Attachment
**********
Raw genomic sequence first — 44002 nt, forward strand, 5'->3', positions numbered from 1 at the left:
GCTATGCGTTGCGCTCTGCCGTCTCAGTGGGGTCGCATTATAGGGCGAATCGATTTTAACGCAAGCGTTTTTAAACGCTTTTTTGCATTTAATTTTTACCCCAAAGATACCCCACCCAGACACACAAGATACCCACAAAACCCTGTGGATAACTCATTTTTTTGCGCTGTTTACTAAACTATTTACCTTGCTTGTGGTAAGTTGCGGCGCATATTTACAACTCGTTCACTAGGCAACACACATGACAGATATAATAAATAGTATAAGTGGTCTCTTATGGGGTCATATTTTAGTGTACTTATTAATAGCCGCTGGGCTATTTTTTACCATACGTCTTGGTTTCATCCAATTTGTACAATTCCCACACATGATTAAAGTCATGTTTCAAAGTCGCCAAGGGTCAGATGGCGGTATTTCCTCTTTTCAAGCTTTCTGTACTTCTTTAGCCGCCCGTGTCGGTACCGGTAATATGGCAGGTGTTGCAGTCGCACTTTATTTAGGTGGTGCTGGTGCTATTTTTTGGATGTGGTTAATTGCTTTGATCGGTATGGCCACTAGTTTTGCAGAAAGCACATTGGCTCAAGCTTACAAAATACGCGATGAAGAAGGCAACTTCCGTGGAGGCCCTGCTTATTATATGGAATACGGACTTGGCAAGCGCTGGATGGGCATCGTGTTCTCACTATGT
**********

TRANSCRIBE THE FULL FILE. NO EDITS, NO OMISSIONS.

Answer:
Raw genomic sequence first — 44002 nt, forward strand, 5'->3', positions numbered from 1 at the left:
GCTATGCGTTGCGCTCTGCCGTCTCAGTGGGGTCGCATTATAGGGCGAATCGATTTTAACGCAAGCGTTTTTAAACGCTTTTTTGCATTTAATTTTTACCCCAAAGATACCCCACCCAGACACACAAGATACCCACAAAACCCTGTGGATAACTCATTTTTTTGCGCTGTTTACTAAACTATTTACCTTGCTTGTGGTAAGTTGCGGCGCATATTTACAACTCGTTCACTAGGCAACACACATGACAGATATAATAAATAGTATAAGTGGTCTCTTATGGGGTCATATTTTAGTGTACTTATTAATAGCCGCTGGGCTATTTTTTACCATACGTCTTGGTTTCATCCAATTTGTACAATTCCCACACATGATTAAAGTCATGTTTCAAAGTCGCCAAGGGTCAGATGGCGGTATTTCCTCTTTTCAAGCTTTCTGTACTTCTTTAGCCGCCCGTGTCGGTACCGGTAATATGGCAGGTGTTGCAGTCGCACTTTATTTAGGTGGTGCTGGTGCTATTTTTTGGATGTGGTTAATTGCTTTGATCGGTATGGCCACTAGTTTTGCAGAAAGCACATTGGCTCAAGCTTACAAAATACGCGATGAAGAAGGCAACTTCCGTGGAGGCCCTGCTTATTATATGGAATACGGACTTGGCAAGCGCTGGATGGGCATCGTGTTCTCACTATGT